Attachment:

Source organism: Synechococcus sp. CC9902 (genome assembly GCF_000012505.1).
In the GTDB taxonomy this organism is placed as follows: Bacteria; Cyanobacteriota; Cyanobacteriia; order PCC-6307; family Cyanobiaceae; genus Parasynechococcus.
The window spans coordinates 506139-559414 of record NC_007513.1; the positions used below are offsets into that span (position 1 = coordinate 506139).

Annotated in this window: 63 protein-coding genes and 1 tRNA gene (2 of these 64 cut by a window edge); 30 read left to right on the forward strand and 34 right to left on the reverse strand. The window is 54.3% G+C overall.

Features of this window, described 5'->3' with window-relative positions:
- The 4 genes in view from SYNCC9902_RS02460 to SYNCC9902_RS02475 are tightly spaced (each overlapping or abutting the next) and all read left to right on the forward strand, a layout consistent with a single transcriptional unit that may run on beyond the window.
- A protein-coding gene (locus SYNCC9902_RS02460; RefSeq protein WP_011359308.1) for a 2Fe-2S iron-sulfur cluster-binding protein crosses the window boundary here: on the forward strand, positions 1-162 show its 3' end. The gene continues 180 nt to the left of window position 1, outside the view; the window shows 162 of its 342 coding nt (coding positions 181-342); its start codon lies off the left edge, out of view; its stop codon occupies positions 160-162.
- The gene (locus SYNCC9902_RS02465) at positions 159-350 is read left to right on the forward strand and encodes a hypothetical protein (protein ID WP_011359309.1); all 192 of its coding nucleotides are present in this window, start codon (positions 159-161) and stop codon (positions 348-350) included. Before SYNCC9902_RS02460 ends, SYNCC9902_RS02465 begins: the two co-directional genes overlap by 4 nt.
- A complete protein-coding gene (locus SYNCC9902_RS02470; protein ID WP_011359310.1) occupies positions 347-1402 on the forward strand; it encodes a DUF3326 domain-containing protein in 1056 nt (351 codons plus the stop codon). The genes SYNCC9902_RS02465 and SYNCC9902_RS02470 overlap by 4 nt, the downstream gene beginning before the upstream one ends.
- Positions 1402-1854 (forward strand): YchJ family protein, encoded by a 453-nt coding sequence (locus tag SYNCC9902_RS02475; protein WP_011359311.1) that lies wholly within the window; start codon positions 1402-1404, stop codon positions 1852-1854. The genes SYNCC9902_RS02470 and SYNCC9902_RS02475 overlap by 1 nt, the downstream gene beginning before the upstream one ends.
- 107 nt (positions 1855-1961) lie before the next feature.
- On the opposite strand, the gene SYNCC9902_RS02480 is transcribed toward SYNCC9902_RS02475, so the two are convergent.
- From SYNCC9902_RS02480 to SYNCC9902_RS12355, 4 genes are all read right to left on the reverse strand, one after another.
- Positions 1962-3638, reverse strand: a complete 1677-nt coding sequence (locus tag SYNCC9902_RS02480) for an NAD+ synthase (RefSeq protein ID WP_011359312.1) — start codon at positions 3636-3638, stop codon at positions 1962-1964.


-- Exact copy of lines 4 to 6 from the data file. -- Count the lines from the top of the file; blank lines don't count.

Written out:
Annotated in this window: 63 protein-coding genes and 1 tRNA gene (2 of these 64 cut by a window edge); 30 read left to right on the forward strand and 34 right to left on the reverse strand. The window is 54.3% G+C overall.

Features of this window, described 5'->3' with window-relative positions:
- The 4 genes in view from SYNCC9902_RS02460 to SYNCC9902_RS02475 are tightly spaced (each overlapping or abutting the next) and all read left to right on the forward strand, a layout consistent with a single transcriptional unit that may run on beyond the window.